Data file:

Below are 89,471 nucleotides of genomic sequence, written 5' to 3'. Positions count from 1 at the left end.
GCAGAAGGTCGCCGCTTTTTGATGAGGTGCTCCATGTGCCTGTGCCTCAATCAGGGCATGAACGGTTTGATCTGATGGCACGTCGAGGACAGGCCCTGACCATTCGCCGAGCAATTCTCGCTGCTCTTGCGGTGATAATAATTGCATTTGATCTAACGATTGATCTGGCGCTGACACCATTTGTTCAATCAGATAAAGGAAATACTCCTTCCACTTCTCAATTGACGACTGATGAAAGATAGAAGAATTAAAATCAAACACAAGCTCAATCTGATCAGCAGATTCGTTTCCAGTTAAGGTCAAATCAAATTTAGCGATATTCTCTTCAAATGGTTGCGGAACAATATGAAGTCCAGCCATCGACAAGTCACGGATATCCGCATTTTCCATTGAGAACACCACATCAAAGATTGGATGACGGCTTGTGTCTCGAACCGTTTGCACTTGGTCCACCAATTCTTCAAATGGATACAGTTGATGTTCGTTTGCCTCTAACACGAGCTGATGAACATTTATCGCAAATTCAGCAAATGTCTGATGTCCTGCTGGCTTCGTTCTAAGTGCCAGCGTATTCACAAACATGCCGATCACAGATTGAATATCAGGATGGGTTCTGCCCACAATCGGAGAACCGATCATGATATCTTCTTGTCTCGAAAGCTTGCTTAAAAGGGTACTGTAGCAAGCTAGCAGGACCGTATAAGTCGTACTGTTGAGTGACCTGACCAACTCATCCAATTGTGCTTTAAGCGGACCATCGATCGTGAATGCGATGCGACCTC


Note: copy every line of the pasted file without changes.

Below are 89,471 nucleotides of genomic sequence, written 5' to 3'. Positions count from 1 at the left end.
GCAGAAGGTCGCCGCTTTTTGATGAGGTGCTCCATGTGCCTGTGCCTCAATCAGGGCATGAACGGTTTGATCTGATGGCACGTCGAGGACAGGCCCTGACCATTCGCCGAGCAATTCTCGCTGCTCTTGCGGTGATAATAATTGCATTTGATCTAACGATTGATCTGGCGCTGACACCATTTGTTCAATCAGATAAAGGAAATACTCCTTCCACTTCTCAATTGACGACTGATGAAAGATAGAAGAATTAAAATCAAACACAAGCTCAATCTGATCAGCAGATTCGTTTCCAGTTAAGGTCAAATCAAATTTAGCGATATTCTCTTCAAATGGTTGCGGAACAATATGAAGTCCAGCCATCGACAAGTCACGGATATCCGCATTTTCCATTGAGAACACCACATCAAAGATTGGATGACGGCTTGTGTCTCGAACCGTTTGCACTTGGTCCACCAATTCTTCAAATGGATACAGTTGATGTTCGTTTGCCTCTAACACGAGCTGATGAACATTTATCGCAAATTCAGCAAATGTCTGATGTCCTGCTGGCTTCGTTCTAAGTGCCAGCGTATTCACAAACATGCCGATCACAGATTGAATATCAGGATGGGTTCTGCCCACAATCGGAGAACCGATCATGATATCTTCTTGTCTCGAAAGCTTGCTTAAAAGGGTACTGTAGCAAGCTAGCAGGACCGTATAAGTCGTACTGTTGAGTGACCTGACCAACTCATCCAATTGTGCTTTAAGCGGACCATCGATCGTGAATGCGATGCGACCTC